New Zealand Journal of Ecology (2015) 39(2): 198- 207

Woody native and exotic species respond differently to New Zealand dryland soil nutrient and moisture gradients

Research Article
Ellen Cieraad 1,*
Larry Burrows 1
Adrian Monks 2
Susan Walker 2
  1. Landcare Research, PO Box 69040, Lincoln 7640, New Zealand
  2. Landcare Research, Private Bag 1930, Dunedin 9054, New Zealand
*  Corresponding author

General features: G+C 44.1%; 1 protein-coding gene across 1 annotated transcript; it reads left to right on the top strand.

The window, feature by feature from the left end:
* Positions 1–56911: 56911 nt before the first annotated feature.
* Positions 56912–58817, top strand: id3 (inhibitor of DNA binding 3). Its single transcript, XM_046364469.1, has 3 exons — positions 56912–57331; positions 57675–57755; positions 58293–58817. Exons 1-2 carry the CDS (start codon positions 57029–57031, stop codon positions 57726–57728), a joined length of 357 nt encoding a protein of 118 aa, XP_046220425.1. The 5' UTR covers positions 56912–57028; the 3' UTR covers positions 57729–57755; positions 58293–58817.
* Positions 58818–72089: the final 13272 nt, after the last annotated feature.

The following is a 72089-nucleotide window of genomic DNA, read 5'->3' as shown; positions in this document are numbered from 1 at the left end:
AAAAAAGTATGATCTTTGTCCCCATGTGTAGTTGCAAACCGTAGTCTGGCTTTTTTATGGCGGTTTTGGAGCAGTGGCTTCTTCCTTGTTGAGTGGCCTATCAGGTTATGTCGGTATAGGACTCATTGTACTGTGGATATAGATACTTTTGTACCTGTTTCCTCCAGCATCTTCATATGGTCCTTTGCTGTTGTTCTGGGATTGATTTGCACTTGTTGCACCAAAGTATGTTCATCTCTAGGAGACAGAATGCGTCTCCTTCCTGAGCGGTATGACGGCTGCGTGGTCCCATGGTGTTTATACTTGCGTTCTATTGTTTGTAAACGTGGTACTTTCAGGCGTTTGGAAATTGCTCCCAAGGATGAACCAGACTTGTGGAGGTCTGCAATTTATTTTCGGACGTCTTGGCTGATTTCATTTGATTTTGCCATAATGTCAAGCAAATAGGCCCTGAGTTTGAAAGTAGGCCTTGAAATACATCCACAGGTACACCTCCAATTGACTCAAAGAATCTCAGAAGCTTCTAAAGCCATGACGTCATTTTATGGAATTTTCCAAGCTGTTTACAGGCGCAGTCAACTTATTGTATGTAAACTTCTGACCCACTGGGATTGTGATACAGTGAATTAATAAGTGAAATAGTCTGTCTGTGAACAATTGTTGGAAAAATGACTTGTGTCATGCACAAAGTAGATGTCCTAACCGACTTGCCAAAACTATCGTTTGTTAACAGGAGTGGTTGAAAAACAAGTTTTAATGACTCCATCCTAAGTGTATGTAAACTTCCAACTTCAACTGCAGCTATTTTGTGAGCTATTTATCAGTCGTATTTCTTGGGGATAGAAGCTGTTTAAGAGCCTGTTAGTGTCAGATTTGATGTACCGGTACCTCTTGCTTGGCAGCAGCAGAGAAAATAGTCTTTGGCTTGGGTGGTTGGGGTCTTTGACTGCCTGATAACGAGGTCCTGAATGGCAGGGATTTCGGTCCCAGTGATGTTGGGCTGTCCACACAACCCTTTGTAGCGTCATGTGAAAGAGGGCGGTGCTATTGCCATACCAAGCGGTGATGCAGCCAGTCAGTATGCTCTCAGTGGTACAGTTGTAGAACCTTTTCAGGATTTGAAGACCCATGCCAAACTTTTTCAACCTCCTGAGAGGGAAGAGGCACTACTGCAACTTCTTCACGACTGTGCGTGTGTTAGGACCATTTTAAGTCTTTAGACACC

In many New Zealand dryland grass and shrubland areas, native and exotic woody species are invading, but it is unclear what environmental factors favour native dominance. One possibility is that differences in soil nutrients and moisture, or a combination of these factors, differentially affect the growth and hence invasive potential of native and exotic woody dryland species. We tested the prediction that native woody species outperform exotic woody species under low-nutrient and dry soil conditions. In a pot experiment, we measured the relative growth rate and root:shoot ratio of six exotic and eight native species across moisture and field-derived soil nutrient gradients. Using plot survey data from the South Island, New Zealand, we then modelled the relative occurrence of exotic woody species, using derived measures of temperature, soil nitrogen, moisture and disturbance. All seedling growth responses we measured were affected by soil moisture and nutrient status, and the same set of species were fastest-growing across treatments. Contrary to predictions, native and exotic woody species performed similarly in low-nutrient soils, and native species grew faster than exotic species in soils with higher total nitrogen levels. Two native woody species (Ozothamnus leptophyllus and Kunzea ericoides) performed better than all woody exotics across all nutrient and moisture levels. Survey data showed that a higher proportion of exotic woody species were present at warm, dry sites with low levels of soil nitrogen. This study suggests that exotic woody species in New Zealand drylands are not necessarily superior in their growth rates, and that rehabilitation efforts favouring high-performing native woody species may stand the best chance of creating a native-dominated shrubland.